Add hot water into the flour while using the back of a wooden spoon, mixing the floor together. You will get a somewhat a crumbly dough
Using your hands (maybe use plastic gloves), knead the dough a little till it becomes fully mixed and no floury lumps in them. It’s okay if it’s still mushy
Squeeze out the string hoppers using your gadget to get a rounded shapes over a tray that you will use over your boiler. I used a pizza tray with holes and layered it with a baking paper
Steam string hoppers for 5~10mins
Sothi (Yellow Coconut Curry)
1 tbsp fenugreek seeds
1 onion sliced
2 cloves of garlic chopped
1~2 green chili halved and seeds removed (you can leave the seeds if you want more heat)
1 tomato roughly chopped
2 cups of coconut milk
1/4~1/2 tsp turmeric
1 cup of evaporated milk/light cream/milk
1 tsp tamarind paste
3~4 curry leaves
1/2 a lime juice
Fry the fenugreek seeds, onions and garlic in pan till the aroma is released from the seeds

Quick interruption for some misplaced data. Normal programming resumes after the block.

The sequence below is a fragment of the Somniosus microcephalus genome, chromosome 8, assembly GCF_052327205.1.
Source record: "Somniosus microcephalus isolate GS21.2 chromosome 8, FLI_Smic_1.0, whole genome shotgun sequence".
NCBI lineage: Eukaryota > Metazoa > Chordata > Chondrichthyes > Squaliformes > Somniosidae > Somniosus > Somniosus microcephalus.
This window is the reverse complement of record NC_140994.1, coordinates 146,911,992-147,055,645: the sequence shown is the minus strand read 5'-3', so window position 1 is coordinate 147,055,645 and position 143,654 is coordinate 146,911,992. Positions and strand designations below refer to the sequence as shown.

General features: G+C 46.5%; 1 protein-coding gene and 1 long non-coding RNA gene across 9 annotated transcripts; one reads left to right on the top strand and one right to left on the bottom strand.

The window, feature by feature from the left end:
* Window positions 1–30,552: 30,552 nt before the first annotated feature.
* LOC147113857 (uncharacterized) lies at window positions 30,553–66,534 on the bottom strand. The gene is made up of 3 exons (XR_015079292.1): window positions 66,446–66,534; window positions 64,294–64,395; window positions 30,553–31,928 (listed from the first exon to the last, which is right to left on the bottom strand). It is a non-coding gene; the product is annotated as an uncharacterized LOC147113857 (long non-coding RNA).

Add in the chilis, tomatoes and 1 cup of water. Let this come to a boil
Then add in the coconut milk, tamarind paste and turmeric. The sothi will start to come together. Add salt and add in the milk. Do not let the sothi boil. Once the sothi has had enough heat, turn off the flame and add in the lime juice to finish off
Masala Fried Egg
1/4 tsp turmeric
1/2 tsp chili powder
1 onion chopped fine
1 green chili seeds removed and chopped fine
3~4 curry leaves chopped fine
Mix the turmeric and chili powder with little water (~2tbsp) till it is easily dissolved and no longer lumpy
Break in the eggs in the turmeric and chili mix. Beat it thoroughly with required salt.
Fry the onions, chili and curry leaves in a pan till softened. Add in the egg batter and fry in omelettes.
Spicy Prawn Fritters
Similar to the masala egg, coat prawns in chili powder and turmeric and salt. You can add some cajun crumbs if you like.